Not Ace. He returned to teaching and set up his own provision: the Ace Guitar Academy, offering guitar lessons at colleges and performances spaces across the world.
Soon after, he was offered a full-time job back where it all started: ACM. Again, he was put in charge of injecting his passion, connections and knowledge into its creative industry course. These days he’s not just a course leader, but director of creative industry development – and he loves it. It keeps him busy, he says; even though the band has reformed once again, the workload is manageable.
“People always say to me, 'How do you manage to do all of this?' But you’ve gotta remember, when you’re a band of certain size and you’ve been going a long time, you have a lot of time on your hands. The amount of work we do in a year as a band, if you squish it all together, it’s probably about two months.
“Because I'm not a teacher, but a director across all of the colleges, I’m not based in one place. In the summer, the gigs only take about three and a half hours' work. So I’ve got at least eight hours a day in which I can work. I sort emails, I chat to people, I can get a lot done.”
And Ace has a day job that he clearly adores: “Being surrounded by creative young people gives you energy. It's the best job. When you get a bunch of old people, talking, talking, talking in meetings, it’s a bit, like, eurgh.
“Being surrounded by staff and tutors who are like-minded industry professionals is brilliant. You know, [once] I was in college with a sponsor and he wanted a tour. We walk down the corridor and I’m like, 'Oh, there’s Pete Riley, he was in Republica. There's Paul Turner, he’s from Jamiroquai, he's the bass player. There’s Neil Murray, he was in Whitesnake and Black Sabbath. Hold on, is Brian Henry teaching keys? He’s in Soul II Soul," Ace laughs. "It sounds like I’m making it up." And Ace makes full use of his professional contacts: he even persuaded Queen's Brian May to offer a scholarship.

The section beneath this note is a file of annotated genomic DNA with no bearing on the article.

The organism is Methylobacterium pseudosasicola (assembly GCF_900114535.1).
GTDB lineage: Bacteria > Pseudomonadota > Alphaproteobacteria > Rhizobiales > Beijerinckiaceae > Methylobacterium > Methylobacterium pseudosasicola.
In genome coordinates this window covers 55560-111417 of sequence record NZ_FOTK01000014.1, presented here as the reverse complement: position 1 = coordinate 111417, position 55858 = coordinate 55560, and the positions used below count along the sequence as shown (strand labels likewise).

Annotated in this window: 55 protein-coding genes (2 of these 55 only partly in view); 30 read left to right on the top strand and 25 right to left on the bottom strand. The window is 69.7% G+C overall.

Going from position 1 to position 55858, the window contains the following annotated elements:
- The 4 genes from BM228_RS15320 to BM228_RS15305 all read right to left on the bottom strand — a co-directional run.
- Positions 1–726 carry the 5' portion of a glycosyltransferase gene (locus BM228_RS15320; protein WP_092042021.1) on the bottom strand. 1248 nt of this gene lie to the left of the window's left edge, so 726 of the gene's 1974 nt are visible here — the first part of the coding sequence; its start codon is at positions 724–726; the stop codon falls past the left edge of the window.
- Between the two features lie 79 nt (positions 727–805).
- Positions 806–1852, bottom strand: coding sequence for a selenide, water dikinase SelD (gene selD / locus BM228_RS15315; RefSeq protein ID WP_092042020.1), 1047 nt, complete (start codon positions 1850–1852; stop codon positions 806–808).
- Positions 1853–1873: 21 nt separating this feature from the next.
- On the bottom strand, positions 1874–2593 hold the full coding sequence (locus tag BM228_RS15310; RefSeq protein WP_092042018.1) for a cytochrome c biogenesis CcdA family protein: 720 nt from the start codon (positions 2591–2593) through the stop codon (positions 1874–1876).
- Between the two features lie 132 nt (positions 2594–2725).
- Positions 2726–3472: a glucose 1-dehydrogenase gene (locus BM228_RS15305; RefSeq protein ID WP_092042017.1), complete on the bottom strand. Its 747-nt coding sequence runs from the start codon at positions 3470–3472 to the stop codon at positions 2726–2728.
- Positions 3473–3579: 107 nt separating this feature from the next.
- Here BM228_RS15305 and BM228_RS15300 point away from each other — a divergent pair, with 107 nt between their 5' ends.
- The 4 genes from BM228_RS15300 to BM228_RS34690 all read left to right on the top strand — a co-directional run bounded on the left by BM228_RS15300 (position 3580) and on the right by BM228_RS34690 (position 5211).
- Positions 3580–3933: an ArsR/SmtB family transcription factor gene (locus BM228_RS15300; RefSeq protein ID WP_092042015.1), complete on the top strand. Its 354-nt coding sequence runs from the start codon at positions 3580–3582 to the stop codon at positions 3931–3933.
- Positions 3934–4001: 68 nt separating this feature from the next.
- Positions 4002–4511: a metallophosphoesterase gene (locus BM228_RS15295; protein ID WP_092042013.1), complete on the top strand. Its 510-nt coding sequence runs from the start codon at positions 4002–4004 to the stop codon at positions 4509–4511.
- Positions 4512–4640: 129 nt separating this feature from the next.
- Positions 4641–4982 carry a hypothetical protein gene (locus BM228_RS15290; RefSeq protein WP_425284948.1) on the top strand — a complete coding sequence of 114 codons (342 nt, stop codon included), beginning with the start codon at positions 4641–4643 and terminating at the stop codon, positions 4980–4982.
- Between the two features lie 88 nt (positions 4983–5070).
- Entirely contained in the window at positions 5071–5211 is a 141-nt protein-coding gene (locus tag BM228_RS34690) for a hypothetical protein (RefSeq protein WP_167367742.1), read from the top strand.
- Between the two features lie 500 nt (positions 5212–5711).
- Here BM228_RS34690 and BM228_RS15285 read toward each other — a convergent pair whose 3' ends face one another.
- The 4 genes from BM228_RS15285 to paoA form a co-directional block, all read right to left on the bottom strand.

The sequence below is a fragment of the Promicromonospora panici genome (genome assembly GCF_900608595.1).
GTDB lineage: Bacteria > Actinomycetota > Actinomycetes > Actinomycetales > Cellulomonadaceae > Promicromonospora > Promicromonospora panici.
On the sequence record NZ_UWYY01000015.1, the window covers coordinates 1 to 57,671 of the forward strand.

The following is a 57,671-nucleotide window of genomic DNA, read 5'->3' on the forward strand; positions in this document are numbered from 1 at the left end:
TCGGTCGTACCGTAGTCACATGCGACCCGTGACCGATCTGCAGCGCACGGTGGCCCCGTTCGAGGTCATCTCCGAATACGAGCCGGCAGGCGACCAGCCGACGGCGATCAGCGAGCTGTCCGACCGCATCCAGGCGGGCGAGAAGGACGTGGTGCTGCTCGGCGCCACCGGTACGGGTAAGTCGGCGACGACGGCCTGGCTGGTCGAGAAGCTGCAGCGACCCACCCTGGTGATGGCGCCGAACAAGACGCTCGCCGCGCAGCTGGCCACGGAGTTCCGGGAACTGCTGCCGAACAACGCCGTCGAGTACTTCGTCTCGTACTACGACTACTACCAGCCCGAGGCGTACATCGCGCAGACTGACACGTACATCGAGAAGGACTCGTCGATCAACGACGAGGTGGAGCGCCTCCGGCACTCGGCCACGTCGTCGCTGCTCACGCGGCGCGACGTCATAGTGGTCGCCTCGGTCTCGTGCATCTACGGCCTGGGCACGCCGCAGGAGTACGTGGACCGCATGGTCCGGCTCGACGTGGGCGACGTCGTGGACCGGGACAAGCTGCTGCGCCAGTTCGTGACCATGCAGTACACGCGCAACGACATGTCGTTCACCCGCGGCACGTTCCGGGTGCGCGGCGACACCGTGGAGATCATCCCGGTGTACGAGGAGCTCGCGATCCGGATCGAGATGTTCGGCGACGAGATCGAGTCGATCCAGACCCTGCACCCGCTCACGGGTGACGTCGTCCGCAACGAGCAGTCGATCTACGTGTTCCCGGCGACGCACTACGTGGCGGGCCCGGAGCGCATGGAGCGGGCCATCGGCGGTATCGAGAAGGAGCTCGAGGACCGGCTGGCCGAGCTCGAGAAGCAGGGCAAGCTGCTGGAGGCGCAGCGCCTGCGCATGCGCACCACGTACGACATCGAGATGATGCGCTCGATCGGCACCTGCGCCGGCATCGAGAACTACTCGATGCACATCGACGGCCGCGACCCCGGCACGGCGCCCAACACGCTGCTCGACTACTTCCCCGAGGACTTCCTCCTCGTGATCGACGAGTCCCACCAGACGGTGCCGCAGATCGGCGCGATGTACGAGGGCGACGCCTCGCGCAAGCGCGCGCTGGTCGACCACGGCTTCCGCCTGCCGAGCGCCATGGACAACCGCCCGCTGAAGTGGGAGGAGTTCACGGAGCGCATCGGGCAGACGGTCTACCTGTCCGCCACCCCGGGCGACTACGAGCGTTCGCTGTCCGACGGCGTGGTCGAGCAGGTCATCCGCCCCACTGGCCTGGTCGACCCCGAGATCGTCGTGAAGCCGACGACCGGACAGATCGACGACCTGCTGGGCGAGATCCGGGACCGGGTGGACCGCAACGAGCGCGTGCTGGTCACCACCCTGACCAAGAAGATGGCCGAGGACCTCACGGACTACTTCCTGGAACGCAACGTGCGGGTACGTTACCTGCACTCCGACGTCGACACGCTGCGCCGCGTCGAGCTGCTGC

The tutors don’t just have experience of the music business – they’re still experiencing the business for themselves.
“Every day is a new learning curve," Ace says. "I never thought I’d end up doing this – and it’s transformed me into a different person, and if you stop listening you stop growing. And if you stop growing you stagnate. And then you’re that little old person in the street who can’t remember to cross the road. That’s never going to be me."